Creative Support - The Houghtons, Bedford.
Creative Support - The Houghtons in Bedford is a Residential home specialising in the provision of services relating to accommodation for persons who require nursing or personal care, caring for adults over 65 yrs, caring for adults under 65 yrs, learning disabilities, physical disabilities and sensory impairments. The last inspection date here was 4th December 2019
For a guide to the ratings, click here.
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6th September 2018 - During a routine inspection
Houghtons is a ‘care home’. People in care homes receive accommodation and nursing or personal care as a single package under one contractual agreement. CQC regulates both the premises and the care provided, and both were looked at during this inspection.
Houghtons can accommodate up to six people living with a learning disability or autistic spectrum disorder. The accommodation is single storey and is accessible for people who may also have a physical disability. At the time of this inspection there were six people living at the service.
At the last inspection in January 2016, the service was rated Good. During this inspection, which took place on 6 September 2018, we identified some areas requiring improvement. Consequently, we have changed the rating from Good to Requires Improvement. This is the first time the service has been rated Requires Improvement.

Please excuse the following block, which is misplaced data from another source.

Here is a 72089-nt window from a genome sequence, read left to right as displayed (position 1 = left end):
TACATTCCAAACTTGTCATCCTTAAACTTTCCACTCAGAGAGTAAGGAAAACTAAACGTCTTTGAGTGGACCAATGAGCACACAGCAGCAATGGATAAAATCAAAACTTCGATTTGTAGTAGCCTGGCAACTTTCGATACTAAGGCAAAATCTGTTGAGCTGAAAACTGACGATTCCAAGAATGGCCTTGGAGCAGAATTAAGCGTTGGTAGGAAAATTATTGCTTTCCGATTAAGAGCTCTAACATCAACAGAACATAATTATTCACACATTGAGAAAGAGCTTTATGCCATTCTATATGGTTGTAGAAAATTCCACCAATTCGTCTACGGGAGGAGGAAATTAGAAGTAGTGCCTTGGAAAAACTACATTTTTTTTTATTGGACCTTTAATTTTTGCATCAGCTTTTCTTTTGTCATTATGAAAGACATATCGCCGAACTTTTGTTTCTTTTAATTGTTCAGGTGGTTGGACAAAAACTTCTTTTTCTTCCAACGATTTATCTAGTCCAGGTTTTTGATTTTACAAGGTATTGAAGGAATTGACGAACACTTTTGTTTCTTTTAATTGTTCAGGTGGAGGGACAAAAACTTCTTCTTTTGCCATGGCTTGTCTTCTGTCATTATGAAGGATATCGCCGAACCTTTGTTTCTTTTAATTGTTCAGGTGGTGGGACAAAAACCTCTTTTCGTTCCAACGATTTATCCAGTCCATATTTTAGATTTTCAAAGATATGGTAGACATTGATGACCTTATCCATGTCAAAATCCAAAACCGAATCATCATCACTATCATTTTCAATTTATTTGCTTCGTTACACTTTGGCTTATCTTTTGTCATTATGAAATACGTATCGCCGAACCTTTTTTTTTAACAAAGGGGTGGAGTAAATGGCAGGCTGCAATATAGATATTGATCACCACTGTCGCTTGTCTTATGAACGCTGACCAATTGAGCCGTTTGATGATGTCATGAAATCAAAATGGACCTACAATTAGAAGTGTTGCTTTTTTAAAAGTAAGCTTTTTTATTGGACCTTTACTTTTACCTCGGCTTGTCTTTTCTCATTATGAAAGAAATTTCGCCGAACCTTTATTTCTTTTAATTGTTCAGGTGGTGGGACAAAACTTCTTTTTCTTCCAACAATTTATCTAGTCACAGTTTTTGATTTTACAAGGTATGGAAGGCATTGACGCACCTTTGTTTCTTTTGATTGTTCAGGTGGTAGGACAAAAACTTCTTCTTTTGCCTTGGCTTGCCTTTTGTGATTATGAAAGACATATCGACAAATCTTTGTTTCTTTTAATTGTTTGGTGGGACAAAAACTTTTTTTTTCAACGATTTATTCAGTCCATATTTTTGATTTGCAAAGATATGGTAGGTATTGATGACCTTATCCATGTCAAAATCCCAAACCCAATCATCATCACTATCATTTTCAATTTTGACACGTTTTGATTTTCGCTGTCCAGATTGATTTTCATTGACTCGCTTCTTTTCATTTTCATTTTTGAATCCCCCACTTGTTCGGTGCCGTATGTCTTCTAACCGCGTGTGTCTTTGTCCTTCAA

Why we rated the service Requires Improvement:
We found some anomalies with medicines and how medicine records were being maintained. Although there was no evidence that people were not receiving their medicines as prescribed, there was also no clear audit trail to explain some of the concerns we found, such as gaps in Medicine Administration Records (MAR) and tablets taken from the wrong day in medicine packaging.
Systems were in place to make sure people's consent was sought in line with legislation and guidance, but these needed strengthening. This included the processes for gaining people’s consent to care and support, and for managing people’s finances where they lacked capacity to manage their own money.
The provider had systems in place to monitor the quality of service provision, to drive continuous improvement. Quality audits had identified several areas where improvements were needed, and a new management team was working to make the required changes. As stated above we also identified some areas requiring action, for the service to become fully compliant with legal requirements (regulations). The registered manager took swift action to address our inspection findings and provided evidence soon afterwards that improvements had already begun to take place. There was still more work to be done, but some good progress was being made to improve the service for the people living there.
We did find that the service continued to provide a good service in other areas that we checked. For example, people were protected from abuse and avoidable harm. Staff had been trained to recognise signs of potential abuse and knew how to keep people safe. Processes were also in place to ensure risks to people were managed safely and they were protected by the prevention and control of infection.